Reproductive wrong

Missouri Senate passed anti-abortion legislation during a midnight vote

Demonstrators protest a proposed near-total abortion ban in Poland front of European institutions in Brussels, on October 3, 2016. (EMMANUEL DUNAND/AFP/Getty Images)

Voting just after midnight on Wednesday, lawmakers of the Missouri Senate passed restrictive abortion legislation that would, among other things, allow employees and landlords to discriminate against women who have terminated a pregnancy.

As The Kansas City Star reported, Governor Eric Greitens had called lawmakers into session in the hopes of counteracting a recent ruling by a federal judge. The ruling struck down a law requiring that abortion doctors have hospital admitting privileges, and that abortion clinics meet the same standards as outpatient surgical centers. Such regulations have been criticized as placing deliberate and unnecessary restrictions on abortion clinics and providers.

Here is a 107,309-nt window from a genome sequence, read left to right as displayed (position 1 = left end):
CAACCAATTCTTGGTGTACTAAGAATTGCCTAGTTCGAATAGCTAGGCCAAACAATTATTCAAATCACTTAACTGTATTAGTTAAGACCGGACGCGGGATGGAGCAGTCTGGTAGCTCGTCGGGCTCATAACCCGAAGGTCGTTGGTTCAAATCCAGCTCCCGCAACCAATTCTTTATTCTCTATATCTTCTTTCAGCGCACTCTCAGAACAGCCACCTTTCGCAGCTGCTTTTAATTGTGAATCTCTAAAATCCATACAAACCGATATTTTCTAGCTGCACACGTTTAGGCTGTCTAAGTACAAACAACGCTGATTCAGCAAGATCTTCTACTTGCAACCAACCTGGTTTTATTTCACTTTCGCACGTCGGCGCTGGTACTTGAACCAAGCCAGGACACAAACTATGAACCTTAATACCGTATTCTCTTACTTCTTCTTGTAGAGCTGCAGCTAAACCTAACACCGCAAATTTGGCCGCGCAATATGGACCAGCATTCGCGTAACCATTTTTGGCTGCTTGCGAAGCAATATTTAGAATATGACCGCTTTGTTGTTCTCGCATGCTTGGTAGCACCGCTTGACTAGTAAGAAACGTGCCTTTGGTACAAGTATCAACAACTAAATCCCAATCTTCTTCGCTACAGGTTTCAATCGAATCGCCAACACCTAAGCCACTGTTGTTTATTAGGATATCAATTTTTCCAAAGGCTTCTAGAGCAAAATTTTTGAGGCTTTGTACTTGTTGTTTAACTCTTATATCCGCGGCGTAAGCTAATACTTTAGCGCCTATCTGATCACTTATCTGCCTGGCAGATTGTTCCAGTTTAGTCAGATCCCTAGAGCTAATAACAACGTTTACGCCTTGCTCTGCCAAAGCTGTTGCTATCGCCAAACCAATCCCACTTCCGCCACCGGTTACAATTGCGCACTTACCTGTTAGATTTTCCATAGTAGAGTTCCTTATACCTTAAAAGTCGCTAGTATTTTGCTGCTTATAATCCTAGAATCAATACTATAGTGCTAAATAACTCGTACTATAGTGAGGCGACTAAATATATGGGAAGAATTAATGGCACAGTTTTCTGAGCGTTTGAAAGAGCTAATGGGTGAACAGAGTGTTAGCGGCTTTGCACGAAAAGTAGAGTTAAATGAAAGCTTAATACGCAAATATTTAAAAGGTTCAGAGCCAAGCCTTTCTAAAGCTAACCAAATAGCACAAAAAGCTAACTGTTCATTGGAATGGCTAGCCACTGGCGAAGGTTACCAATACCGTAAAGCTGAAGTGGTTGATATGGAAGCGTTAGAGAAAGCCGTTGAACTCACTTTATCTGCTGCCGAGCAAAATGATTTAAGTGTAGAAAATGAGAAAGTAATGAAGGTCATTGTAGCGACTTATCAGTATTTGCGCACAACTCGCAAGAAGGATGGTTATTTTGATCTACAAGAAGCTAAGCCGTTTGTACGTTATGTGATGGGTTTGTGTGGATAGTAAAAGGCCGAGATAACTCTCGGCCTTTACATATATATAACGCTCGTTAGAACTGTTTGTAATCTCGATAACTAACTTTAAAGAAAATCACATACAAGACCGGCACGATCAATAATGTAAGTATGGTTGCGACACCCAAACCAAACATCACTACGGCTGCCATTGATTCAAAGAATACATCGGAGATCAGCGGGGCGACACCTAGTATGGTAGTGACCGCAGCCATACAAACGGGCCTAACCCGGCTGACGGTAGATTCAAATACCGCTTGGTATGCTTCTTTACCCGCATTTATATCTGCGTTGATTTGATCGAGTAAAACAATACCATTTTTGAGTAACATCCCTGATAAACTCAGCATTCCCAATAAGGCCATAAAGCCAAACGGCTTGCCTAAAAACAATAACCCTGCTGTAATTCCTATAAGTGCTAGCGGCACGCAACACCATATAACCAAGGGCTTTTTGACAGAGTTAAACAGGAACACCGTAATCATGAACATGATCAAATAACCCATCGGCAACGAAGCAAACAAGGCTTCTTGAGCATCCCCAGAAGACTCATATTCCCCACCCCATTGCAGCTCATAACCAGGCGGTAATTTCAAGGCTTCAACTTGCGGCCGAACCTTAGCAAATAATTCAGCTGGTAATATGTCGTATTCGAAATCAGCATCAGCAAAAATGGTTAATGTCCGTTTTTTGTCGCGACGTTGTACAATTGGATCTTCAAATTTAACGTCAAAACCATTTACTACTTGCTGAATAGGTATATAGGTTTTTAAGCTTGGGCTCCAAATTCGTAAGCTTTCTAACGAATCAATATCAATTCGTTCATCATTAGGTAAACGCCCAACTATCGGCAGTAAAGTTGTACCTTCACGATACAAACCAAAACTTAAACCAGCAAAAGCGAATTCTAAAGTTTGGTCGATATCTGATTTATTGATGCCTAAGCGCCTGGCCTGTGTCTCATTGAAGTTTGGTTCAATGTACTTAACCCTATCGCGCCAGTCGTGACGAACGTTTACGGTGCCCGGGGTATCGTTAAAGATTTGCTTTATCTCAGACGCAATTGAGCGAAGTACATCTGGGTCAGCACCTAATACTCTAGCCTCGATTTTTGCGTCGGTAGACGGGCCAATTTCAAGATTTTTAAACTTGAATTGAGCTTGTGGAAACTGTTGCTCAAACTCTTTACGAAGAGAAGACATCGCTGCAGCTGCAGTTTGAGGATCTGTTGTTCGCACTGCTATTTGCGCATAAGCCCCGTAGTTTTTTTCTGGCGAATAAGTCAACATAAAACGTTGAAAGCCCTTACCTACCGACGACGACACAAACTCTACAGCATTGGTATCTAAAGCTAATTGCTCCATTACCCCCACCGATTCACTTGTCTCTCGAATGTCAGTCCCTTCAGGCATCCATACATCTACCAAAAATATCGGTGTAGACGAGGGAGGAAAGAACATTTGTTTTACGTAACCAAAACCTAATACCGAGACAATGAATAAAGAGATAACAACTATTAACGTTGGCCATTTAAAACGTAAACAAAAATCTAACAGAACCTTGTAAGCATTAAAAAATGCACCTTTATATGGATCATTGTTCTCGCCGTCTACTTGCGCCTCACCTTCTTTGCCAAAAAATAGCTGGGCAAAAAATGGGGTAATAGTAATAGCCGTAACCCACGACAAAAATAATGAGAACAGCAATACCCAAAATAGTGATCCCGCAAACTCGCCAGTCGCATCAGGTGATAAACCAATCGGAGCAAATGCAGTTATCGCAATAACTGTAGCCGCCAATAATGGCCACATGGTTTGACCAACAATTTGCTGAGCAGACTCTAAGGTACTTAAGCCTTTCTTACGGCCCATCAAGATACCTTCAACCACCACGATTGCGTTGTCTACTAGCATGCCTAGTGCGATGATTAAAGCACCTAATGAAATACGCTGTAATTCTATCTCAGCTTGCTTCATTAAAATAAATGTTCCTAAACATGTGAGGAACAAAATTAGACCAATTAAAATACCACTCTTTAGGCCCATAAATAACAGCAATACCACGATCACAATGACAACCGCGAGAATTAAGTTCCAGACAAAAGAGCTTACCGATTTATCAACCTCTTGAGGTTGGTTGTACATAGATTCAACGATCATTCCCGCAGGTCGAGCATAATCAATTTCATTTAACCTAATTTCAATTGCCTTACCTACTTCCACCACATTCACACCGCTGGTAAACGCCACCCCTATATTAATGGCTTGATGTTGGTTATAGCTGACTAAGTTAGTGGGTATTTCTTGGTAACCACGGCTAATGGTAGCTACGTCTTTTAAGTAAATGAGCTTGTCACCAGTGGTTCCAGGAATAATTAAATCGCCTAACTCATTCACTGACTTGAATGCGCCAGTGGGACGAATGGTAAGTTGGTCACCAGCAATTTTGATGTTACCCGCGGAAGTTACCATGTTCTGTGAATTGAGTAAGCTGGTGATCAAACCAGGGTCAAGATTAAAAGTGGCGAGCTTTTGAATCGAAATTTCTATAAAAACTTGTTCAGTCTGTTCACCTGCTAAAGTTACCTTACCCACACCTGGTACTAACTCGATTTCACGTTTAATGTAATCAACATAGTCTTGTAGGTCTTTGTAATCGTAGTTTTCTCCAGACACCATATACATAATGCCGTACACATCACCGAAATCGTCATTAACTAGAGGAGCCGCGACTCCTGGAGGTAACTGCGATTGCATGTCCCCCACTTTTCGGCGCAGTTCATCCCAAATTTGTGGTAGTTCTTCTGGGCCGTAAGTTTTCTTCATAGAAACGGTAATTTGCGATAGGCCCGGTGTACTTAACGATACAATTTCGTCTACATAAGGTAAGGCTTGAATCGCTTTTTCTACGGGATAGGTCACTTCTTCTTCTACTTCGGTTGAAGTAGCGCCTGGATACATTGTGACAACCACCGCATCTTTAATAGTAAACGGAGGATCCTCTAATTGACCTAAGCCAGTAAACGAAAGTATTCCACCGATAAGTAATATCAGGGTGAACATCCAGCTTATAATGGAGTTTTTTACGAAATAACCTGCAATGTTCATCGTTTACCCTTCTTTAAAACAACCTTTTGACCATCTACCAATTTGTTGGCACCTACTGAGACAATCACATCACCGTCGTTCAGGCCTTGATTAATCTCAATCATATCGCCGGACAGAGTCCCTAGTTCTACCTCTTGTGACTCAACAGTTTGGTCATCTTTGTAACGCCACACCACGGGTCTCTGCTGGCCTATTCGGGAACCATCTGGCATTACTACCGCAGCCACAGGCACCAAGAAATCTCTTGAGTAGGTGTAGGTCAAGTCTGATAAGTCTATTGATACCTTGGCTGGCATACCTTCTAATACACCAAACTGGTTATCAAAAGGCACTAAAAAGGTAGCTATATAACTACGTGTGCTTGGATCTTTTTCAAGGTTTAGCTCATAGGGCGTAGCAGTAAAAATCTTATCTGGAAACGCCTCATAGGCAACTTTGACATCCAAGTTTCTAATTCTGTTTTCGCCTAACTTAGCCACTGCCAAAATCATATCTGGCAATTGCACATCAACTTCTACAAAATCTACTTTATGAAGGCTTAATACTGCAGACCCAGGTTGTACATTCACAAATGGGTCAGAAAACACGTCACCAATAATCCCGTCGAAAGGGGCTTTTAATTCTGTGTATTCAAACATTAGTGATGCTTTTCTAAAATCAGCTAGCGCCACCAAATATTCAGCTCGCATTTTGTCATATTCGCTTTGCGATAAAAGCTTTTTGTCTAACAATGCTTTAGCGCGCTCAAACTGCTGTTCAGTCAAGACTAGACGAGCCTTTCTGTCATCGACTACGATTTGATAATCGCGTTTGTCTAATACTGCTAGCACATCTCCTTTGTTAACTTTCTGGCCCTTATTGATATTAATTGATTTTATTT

“We want to protect life,” Greitens said during an anti-abortion rally last week. “We want to defend life, and we want to promote a culture of life here in the state of Missouri.”

The new legislation would allow the state’s attorney general to prosecute violations of abortion laws — something that only local prosecutors are currently able to do. And Missouri’s Attorney General Joshua Hawley is staunchly pro-life.

The legislation also requires state health inspectors to conduct annual, unannounced inspections of facilities that provide abortions, and implements new requirements for pathologists who work with abortion clinics. Perhaps most disconcertingly, the legislation seeks to roll back on a St. Louis ordinance that prohibits landlords and employers from discriminating against pregnant women, women who use contraceptives, or women who have had an abortion.

Hundreds of activists — pro-life and pro-choice alike — gathered at the Missouri Capitol Wednesday to voice their opinions on the provision. But the legislation was ultimately passed during a late-night vote.

“Passing further restrictions on women’s access to abortion in the dark of night is shameful, at best,” Alison Dreith, executive director of NARAL Pro-Choice Missouri, told The Kansas City Star. “Republican senators know this, or they would have allowed the hundreds of people rallying at the Capitol on Wednesday take part in the process.”

Read more at The Kansas City Star.


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